CPC Brandon PorterKENTUCKY (6/12/18) — We tend to compartmentalize our lives. Our heads ache, yet we don’t consider the small amount of sleep we’ve had this week. We feel sluggish, but have forgotten about the donuts we finished off a few hours ago. A spouse or friend seems distant, and we have no memory of the harsh words we spoke to them yesterday. Life has more connecting points than we realize.

We can also find connecting threads in the news of the day. They may seem obscure, but they’re there.

One of these connecting points exhibits symptoms. The word civility is frequently tossed around in public discourse. Commentators point out the lack of civility and call for its increase. Civility though doesn’t reach deep enough to reveal the symptom I’m suggesting. What I have in mind is an obvious lack of respect for other people. Not only is it affecting the way people think, but we see it directing people’s actions.

Whether you talk about the #MeToo movement, immigration, LGBT issues, religious liberty, national issues, state issues or just about any issue in between, there is an increasing level of disrespect being shown.

This doesn’t mean we can’t disagree. I’m not asking people to surrender their opinions. But our ability to disagree respectfully is disappearing. This fade is seen by the increase in protests that result in name calling, violence and even death. It’s also heard in the silence. Some people are walking away from the conversation because they want to avoid this type of conflict altogether.

This is only a symptom though. The job of a symptom is to call our attention to a greater problem. The headache mentioned earlier doesn’t exist for itself. It exists to point you to your need for more sleep.

Where is the deeper problem? Where is the lack of respect pointing?

The rise in disrespect is pointing to the diminishing value of human life. Every human life is valuable and worthy of dignity and respect because we are created in the image of God. This doesn’t mean we are God, but that we’ve been created with gifts, abilities and attributes that reflect God and, when utilized, make the world a better place.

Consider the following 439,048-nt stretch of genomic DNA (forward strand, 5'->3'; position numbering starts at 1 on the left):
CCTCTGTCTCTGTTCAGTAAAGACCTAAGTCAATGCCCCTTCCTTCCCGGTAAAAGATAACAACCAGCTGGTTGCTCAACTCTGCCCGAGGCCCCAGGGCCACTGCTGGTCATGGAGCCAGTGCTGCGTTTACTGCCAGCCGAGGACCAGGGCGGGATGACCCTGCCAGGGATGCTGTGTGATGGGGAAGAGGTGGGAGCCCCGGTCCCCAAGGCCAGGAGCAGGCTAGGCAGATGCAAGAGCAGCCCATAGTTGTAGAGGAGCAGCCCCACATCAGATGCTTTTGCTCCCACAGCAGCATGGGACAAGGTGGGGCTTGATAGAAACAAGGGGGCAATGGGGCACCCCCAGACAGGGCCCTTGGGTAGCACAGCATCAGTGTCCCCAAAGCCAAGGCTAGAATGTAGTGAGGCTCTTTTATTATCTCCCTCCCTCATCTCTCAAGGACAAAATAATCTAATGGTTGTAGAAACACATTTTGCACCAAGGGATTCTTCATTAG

As a culture we’re increasingly treating other people as instruments that have been created to serve our own purposes rather than the valuable treasures they are. Some people allow themselves to be treated this way by using their gifts, abilities and physical features for simple gain, but most are forced into this sad position. They are used as tools to further a political agenda, to help the powerful retain power, or provide emotional or physical gratification.

How can you know if someone else values you? Pay attention to how they treat you after the fact. How do they treat you after the money is spent? Are you still treated as valuable if you try and fail? After you’ve done whatever they wanted you to do, what happens to the relationship?

We’re not all victims though. Just as we can be treated this way, each of us is capable of trying to take advantage of our neighbor. Even if we say we value human life, we might be found guilty of acting as if we don’t.

How do we deal with this problem?

People on both sides of an issue must take initiative to show dignity and respect. Double check your sources to make sure they’re truthful and accurate. Think before you speak. Avoid rushing to judgment. Above all, heed the words of Jesus, “Whatever you wish your neighbor would do to you, do also to them.”

Brandon Porter is the Media Director for the Commonwealth Policy Center. He and his family reside in Cave City.

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